This sole beneficiary reference is merely a passing remark by the Georgia Supreme Court (what lawyers call obiter dictum) in stating the Gibson case was not a case of first impression on the question of how a trust created during marriage fares later in a divorce action. This sole beneficiary element also was not a fact for consideration as to the Gibson husband’s trusts and not part of the holding in Gibson.  [I have not seen the Gibson trust documents.]

Here are my broader Gibson points for this blog post:

One. I am called upon from time to time to assist divorce lawyers with attacking a trust in a divorce proceeding. My job is to help attack the trust and keep it in the divorce proceeding. My attack at times is directed at the deficiency and shortcomings in the trust document itself, where the drafter failed to cross the “t”s and dot the “i”s. My attack also gets into the various quasi-hidden, stealth trust powers purposely built into the design and framework of the trust that do not easily – merely on the face of the trust document – alert a non-trust lawyer to the existence of continuing powers and potential benefits the spouse retained in the trust (such as powers of appointment held by a friend or other family member; powers to decant the trust to another trust; using someone other than the spouse as the purported settlor of the trust document giving the diversionary appearance the spouse did not create the trust, etc.).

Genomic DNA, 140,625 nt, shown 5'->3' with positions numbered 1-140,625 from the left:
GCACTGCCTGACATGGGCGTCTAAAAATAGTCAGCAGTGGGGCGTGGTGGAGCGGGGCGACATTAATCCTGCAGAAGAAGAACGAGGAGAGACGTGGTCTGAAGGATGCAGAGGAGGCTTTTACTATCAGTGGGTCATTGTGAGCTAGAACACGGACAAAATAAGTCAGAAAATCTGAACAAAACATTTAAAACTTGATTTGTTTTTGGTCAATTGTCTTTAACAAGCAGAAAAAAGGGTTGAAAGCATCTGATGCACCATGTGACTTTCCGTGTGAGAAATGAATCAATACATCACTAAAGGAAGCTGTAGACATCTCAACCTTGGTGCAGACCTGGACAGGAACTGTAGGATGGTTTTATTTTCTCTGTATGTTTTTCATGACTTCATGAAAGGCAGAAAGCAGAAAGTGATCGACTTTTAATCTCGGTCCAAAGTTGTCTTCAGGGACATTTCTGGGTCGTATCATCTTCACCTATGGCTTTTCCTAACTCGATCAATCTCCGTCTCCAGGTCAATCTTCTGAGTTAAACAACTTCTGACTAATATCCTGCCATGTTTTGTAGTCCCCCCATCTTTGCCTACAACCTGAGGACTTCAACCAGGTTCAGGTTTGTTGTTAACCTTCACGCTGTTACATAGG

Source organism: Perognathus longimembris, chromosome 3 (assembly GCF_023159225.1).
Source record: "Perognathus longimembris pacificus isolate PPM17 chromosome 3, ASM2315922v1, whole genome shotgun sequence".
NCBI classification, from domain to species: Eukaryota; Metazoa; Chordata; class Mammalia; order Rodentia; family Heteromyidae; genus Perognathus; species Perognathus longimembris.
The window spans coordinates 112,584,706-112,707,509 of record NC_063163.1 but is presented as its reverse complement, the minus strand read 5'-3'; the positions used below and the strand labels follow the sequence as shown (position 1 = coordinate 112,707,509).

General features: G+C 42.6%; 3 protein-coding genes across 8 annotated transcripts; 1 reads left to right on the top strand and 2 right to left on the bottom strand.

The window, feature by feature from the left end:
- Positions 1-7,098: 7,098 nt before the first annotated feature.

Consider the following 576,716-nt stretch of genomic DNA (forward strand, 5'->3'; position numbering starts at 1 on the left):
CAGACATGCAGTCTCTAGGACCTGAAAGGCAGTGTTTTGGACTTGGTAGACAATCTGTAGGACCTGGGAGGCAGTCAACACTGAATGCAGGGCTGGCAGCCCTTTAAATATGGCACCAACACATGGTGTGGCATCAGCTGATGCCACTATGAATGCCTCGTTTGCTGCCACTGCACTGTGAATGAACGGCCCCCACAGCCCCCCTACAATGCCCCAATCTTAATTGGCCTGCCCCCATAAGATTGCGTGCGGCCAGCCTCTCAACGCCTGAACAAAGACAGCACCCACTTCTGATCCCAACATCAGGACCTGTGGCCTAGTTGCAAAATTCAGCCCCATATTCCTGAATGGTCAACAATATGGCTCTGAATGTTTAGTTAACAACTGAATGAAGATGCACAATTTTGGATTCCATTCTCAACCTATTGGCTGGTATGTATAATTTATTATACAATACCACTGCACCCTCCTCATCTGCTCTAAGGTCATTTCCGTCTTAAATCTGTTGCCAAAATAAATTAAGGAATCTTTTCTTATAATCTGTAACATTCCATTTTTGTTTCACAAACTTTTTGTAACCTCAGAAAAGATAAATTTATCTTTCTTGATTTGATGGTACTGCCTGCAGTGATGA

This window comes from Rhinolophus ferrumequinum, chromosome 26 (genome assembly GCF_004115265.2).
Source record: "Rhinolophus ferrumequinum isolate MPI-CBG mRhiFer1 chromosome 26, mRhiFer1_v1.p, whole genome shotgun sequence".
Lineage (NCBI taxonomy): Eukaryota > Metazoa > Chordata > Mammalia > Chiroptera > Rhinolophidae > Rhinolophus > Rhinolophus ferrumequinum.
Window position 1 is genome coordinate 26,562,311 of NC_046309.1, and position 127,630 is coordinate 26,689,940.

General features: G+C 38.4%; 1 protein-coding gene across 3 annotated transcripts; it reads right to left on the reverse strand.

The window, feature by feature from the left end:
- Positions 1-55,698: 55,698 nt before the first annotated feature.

One might ask “Why would a spouse hold these stealth ties to the trust?” The answer, in my experience, is that it is a rare instance where one spouse creates and funds a trust during marriage without making sure he or she still possesses indirect options either to get back the property after the divorce situation ends or ultimately later control the property for that spouse’s own benefit.  Thus, arguably most unilateral trusts are not third-party trusts.  I use the term unilateral for when one spouse puts this trust planning in place without the knowledge of the other spouse.

Two. Whether a trust is or is not a third-party trust is not merely an easy simple ‘yes’ / ‘no’ question. The status and nature of any trust depends in most cases (divorce and non-divorce cases) on the effect of the opaque, stealth technical provisions in the trust document, as part of the purposeful design of the trust. This opaque-stealth question, in my opinion, is where the heart of the fight lies when dealing with a trust in a divorce setting.

Three.  When the trust at issue in a divorce is a third party trust (as in Gibson), that trust under the Gibson opinion will still be subject to a fraudulent transfer analysis in the divorce proceeding, as is the case with virtually any other third-party transfer of property prior to divorce.